Filling in some details left out of the comments by @Michael Hardy, @zyx, and myself, suppose $\vec{X} = (X_1, \ldots, X_N)$ where the $X_i, 1 \leq i \leq N,$ are independent $N(\mu, v)$ random variables with known mean $\mu$ and unknown variance $v$. The joint density function is $$f_{\vec{X}}(\vec{x}) = (2\pi v)^{-N/2}\exp(-a/v) ~\text{where}~ \vec{x} = (x_1, \ldots, x_N)~ \text{and}~ a = \frac{1}{2} \sum_{i=1}^N (x_i - \mu)^2.$$ If $\vec{X}$ is observed to have value $\vec{x}$, the likelihood function is $L(v) = (2\pi v)^{-N/2}\exp(-a/v)$ and it is easy to show that $L(v)$ attains maximum value at $$v = \frac{2a}{N} = \frac{1}{N}\sum_{i=1}^N (x_i - \mu)^2$$ and so the maximum likelihood estimator (MLE) of $v$ is $\frac{1}{N}\sum_{i=1}^N (x_i - \mu)^2$. We have $$ E\left [ \frac{1}{N}\sum_{i=1}^N (X_i - \mu)^2 \right ] = \frac{1}{N}\sum_{i=1}^N E[(X_i - \mu)^2] = \frac{1}{N}\sum_{i=1}^N v = v, $$ and thus, contrary to any alleged claims in an unspecified textbook in the possession of Nikos, the MLE for $v$ is unbiased in this instance.

What if $\mu$ is also unknown? The likelihood function is now $$ L(\mu, v) = (2\pi v)^{-N/2}\exp\left [ -\frac{1}{2v}\sum_{i=1}^N (x_i - \mu)^2\right ] $$ and has a global maximum at $$ (\mu, v) = \left (\frac{1}{N}\sum_{i=1}^N x_i, \frac{1}{N}\sum_{i=1}^N \left (x_i -\frac{1}{N}\sum_{i=1}^N x_i \right)^2 \right ) = \left ( \bar{x}, \frac{1}{N}\sum_{i=1}^N (x_i -\bar{x})^2 \right ).$$ The MLE for $v$ is thus $\frac{1}{N}\sum_{i=1}^N (x_i -\bar{x})^2$ and is biased since $$ E\left [ \frac{1}{N}\sum_{i=1}^N \left (X_i -\frac{1}{N}\sum_{i=1}^N X_i \right)^2 \right ] = \left(\frac{N-1}{N}\right)v $$ but, as noted by Nikos's textbook, the MLE for $v$ is asymptotically unbiased in the limit as $N \to \infty$. On the other hand, it should be obvious from the above description that $\frac{1}{N-1}\sum_{i=1}^N (x_i -\bar{x})^2$ is an unbiased estimator for $v$ for all $N \geq 2$.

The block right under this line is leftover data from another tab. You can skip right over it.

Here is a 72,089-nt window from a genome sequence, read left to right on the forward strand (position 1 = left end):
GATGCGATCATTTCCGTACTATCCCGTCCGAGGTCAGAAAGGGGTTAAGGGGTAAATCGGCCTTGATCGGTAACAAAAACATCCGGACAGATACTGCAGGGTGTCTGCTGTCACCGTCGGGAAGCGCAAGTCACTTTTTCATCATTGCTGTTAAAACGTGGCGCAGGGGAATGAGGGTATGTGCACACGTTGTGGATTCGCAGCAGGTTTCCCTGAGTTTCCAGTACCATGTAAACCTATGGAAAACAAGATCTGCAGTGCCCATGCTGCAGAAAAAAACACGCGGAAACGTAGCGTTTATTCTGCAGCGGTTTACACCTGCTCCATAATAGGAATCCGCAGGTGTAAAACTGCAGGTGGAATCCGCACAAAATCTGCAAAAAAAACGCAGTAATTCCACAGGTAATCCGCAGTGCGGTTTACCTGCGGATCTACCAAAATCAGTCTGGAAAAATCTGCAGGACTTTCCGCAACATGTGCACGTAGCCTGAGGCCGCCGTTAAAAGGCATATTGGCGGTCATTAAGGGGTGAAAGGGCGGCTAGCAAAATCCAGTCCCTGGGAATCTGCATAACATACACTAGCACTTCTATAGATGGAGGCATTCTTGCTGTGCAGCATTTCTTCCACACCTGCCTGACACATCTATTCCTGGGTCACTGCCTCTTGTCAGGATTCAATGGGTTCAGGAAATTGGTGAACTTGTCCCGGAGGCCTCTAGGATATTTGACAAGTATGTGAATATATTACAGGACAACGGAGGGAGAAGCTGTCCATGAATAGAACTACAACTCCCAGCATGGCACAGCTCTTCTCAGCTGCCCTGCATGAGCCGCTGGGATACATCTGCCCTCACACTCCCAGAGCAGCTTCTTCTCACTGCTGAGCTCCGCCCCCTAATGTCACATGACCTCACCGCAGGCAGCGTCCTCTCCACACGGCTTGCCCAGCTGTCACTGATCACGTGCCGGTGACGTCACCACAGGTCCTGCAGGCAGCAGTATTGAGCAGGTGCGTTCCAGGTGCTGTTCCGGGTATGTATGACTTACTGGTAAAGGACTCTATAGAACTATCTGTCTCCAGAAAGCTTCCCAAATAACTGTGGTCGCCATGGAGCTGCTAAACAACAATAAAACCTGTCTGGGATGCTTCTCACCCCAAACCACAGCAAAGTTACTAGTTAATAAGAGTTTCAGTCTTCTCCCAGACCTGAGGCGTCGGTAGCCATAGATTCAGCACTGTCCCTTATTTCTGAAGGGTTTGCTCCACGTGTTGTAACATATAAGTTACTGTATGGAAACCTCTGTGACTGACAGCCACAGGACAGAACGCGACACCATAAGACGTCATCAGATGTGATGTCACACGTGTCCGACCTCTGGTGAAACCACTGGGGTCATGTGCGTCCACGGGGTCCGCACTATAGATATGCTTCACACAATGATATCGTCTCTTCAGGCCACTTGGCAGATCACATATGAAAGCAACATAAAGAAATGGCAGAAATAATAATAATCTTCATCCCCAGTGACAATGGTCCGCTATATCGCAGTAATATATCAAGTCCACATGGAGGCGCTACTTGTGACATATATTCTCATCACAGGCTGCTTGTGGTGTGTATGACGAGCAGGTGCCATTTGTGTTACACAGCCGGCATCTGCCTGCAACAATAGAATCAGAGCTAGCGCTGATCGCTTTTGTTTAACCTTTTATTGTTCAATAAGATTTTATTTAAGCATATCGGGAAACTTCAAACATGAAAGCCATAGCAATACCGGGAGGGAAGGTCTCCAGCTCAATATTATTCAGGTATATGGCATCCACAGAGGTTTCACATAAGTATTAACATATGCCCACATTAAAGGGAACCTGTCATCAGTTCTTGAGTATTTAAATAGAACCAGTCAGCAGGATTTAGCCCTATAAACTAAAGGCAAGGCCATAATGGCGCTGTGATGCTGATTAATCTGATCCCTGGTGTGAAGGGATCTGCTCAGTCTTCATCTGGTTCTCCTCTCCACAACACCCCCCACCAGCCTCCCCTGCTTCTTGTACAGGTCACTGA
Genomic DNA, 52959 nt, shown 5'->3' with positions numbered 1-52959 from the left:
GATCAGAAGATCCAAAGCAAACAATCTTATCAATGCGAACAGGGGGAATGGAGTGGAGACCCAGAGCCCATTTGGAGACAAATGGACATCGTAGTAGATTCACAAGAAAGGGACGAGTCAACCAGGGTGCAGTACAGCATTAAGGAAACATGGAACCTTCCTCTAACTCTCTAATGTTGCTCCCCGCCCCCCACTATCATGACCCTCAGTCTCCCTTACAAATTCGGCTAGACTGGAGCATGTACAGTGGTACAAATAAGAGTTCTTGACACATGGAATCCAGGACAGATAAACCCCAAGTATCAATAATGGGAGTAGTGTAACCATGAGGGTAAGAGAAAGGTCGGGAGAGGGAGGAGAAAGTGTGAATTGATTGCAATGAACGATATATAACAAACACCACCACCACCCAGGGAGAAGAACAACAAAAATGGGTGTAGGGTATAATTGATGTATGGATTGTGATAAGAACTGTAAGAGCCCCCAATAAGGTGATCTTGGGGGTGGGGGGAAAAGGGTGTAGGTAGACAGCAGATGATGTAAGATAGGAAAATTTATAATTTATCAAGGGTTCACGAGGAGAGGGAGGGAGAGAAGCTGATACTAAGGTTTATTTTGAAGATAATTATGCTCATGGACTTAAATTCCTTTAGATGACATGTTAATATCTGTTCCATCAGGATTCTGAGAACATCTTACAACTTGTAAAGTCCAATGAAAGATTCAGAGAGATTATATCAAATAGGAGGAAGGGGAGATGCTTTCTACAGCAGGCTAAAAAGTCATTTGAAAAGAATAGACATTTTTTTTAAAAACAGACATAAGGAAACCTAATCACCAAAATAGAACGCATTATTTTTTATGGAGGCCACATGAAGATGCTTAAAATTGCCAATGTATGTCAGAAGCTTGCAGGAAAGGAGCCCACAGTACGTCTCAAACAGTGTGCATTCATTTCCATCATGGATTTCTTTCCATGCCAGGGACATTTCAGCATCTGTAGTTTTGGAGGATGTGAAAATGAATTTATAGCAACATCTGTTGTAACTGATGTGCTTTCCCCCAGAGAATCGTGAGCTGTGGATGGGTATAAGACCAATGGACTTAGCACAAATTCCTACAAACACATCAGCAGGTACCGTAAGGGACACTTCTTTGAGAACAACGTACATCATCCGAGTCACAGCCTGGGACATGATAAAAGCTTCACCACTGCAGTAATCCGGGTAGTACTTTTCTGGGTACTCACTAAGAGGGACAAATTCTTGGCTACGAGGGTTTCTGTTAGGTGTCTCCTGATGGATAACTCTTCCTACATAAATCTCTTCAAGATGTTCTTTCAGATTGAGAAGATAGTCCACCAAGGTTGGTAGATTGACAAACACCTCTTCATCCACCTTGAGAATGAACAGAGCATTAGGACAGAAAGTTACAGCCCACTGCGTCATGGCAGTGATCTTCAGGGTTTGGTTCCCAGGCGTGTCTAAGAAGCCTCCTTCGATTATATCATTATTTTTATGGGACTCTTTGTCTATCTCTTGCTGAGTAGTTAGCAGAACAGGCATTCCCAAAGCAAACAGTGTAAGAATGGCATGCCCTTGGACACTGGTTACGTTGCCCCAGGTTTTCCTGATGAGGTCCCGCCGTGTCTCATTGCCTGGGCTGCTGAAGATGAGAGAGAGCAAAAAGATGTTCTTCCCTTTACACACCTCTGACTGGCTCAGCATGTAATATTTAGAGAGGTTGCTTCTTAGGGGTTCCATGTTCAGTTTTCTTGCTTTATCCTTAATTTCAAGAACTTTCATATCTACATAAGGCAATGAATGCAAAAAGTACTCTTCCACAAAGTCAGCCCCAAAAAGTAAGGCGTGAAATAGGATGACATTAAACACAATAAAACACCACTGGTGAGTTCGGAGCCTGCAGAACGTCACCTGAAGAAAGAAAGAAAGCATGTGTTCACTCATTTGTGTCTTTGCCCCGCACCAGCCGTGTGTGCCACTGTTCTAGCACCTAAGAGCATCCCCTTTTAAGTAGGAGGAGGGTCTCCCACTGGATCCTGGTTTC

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the textbook in question is: Pattern Recognition, 4th ed. by S.Theodoridis, K. Koutroumbas. If you happen to have it in your possesion take a look at p. 35 and 37 – nikos Oct 19 '11 at 14:17